Flare Combustion Tips

Combustion tips are available from a number of makers. They are designed to provide smokeless flaring up to some fraction of the maximum relief capacity of the relief system. Steam injection, when available, is used to suppress smoke with required steam pressures from 75 to 150 psig. Lower pressure steam can be used if the steam piping and injectors are designed for it. High pressure (15 psig) relief gas or air can be substituted for steam in some special designs. See “Flares at Producing Sites” on page 1200-72 for a discussion of flares at producing sites where steam is rarely available.

Combustion tips with smokeless capacities up to one million pounds per hour are available. Few process plants, however, have sufficient excess steam to supply the flare during a major release; and furthermore, during a major upset, extra steam is often required by the process units.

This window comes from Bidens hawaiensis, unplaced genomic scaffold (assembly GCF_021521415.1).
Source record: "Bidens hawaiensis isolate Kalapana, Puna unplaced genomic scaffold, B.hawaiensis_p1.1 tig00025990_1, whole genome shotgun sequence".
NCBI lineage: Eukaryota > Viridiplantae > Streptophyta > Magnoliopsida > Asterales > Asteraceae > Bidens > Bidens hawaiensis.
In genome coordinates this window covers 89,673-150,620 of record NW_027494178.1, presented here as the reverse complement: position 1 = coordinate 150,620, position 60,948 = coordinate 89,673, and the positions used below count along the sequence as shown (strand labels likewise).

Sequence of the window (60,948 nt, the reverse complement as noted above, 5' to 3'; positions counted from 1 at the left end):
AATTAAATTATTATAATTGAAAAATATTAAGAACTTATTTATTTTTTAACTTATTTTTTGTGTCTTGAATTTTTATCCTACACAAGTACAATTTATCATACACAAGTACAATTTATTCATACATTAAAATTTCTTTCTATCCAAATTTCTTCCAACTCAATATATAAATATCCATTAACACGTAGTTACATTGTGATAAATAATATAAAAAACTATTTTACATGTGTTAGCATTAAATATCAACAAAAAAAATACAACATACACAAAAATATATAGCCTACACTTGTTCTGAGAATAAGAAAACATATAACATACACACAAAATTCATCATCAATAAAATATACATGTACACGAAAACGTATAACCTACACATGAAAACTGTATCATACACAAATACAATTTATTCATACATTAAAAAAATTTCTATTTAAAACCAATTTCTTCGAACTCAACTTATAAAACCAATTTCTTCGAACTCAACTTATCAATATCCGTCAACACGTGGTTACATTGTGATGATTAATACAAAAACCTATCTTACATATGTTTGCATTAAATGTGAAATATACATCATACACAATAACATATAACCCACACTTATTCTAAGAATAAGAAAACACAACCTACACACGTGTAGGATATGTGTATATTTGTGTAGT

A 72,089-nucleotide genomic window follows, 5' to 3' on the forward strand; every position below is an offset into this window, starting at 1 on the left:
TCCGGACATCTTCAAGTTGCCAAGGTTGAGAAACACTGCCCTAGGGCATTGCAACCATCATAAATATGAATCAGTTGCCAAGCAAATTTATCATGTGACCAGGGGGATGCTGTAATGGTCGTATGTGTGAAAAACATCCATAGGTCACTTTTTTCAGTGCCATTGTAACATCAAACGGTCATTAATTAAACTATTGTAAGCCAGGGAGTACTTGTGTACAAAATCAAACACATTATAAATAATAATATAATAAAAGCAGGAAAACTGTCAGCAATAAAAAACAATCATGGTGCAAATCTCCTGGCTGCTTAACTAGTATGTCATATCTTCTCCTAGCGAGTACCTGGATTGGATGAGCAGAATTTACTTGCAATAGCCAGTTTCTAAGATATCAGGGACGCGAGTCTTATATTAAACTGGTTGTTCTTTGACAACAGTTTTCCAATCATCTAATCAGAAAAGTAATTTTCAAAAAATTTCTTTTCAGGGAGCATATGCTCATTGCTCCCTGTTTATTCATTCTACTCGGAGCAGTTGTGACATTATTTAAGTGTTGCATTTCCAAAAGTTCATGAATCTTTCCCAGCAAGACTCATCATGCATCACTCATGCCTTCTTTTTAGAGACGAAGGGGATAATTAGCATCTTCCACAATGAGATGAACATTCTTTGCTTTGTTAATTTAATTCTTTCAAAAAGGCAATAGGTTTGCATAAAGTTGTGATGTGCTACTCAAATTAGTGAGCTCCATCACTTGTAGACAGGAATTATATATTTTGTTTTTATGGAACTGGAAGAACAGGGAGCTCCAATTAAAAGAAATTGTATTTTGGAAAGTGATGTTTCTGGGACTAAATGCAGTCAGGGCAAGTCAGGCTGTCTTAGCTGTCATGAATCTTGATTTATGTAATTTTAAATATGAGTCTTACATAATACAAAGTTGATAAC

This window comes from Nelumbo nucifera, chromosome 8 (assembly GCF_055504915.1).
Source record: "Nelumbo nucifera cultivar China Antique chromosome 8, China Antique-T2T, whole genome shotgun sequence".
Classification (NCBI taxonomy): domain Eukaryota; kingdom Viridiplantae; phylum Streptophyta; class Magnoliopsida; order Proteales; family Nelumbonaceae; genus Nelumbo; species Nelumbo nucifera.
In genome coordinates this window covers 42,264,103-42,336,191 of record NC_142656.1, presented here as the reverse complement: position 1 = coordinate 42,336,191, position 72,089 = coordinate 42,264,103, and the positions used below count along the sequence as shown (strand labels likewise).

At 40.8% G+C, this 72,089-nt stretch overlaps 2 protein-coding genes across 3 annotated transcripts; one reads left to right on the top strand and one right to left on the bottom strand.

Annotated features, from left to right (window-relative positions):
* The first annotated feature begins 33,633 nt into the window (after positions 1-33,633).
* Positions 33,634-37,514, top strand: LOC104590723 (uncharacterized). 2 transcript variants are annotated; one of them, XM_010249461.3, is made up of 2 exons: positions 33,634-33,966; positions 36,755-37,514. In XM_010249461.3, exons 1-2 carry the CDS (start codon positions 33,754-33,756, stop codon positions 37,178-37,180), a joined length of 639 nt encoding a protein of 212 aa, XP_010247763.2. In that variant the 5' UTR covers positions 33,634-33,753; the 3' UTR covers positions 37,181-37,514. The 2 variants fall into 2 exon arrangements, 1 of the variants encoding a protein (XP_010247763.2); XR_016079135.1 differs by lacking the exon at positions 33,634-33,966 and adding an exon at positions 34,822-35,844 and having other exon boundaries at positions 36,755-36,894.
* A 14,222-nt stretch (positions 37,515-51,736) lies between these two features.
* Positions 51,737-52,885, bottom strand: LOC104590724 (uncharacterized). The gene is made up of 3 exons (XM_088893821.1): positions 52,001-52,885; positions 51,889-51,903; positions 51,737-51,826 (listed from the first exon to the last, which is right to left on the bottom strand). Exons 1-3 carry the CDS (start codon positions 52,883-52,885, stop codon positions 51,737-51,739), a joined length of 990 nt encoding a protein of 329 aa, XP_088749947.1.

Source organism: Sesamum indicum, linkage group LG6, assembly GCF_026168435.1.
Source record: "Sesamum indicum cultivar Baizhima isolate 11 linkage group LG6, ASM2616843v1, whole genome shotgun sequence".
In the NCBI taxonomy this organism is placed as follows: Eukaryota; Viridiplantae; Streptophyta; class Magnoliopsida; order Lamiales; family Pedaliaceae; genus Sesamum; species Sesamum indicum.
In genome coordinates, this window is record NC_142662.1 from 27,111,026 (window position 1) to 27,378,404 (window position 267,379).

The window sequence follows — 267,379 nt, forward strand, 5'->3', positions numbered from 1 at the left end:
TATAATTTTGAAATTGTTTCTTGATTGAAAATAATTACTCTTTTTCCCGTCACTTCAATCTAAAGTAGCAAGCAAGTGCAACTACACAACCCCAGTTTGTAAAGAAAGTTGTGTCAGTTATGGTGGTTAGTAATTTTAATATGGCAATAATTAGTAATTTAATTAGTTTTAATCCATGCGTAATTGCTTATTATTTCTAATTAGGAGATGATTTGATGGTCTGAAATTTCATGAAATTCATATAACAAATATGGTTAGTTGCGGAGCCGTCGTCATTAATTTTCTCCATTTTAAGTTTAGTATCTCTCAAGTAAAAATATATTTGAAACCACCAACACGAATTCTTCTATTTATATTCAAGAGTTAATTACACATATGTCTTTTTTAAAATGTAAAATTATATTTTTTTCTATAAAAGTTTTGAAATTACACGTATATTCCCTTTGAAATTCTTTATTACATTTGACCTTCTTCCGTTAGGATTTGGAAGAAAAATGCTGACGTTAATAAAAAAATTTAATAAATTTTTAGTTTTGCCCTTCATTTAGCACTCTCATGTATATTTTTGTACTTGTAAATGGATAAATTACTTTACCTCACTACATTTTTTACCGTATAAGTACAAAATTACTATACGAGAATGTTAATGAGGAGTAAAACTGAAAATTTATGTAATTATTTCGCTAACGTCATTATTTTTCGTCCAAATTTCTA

Combustion tips are made of stainless steel in diameters up to 6 feet. The tips and the piping are flanged so that they can be removed from the flare stack. The design depends upon the supplier selected. The Company has had good experience with two designs: Flaregas and John Zink.

The Flaregas design uses a large number of special Coanda nozzles which promote thorough mixing of air and steam with the relief gas prior to burning. Steam is distributed to the nozzles by a steam chest. As the steam flows through the nozzles into the mixing chamber, it draws air along with it. Figure 1200-42 shows a flare tip with Coanda nozzles. Figure 1200-43 shows the Coanda nozzle.

Flare Tip Using Coanda Nozzles

The other design, John Zink, uses a number of internal pipes to distribute the steam-air mixture across the combustion zone. This design also utilizes a separate central steam injector and an outer steam ring to give three stages of smokeless combustion capacity. Each of the three injection systems has its own controls. The outer ring is very noisy and is used only in a major release where additional smokeless capacity is required with the sacrifice of noise control. Figure 1200-44 shows a flare tip with internal steam piping.

With the exception of the outer ring, both designs are equally noisy.

Flare Tip with Internal Steam Piping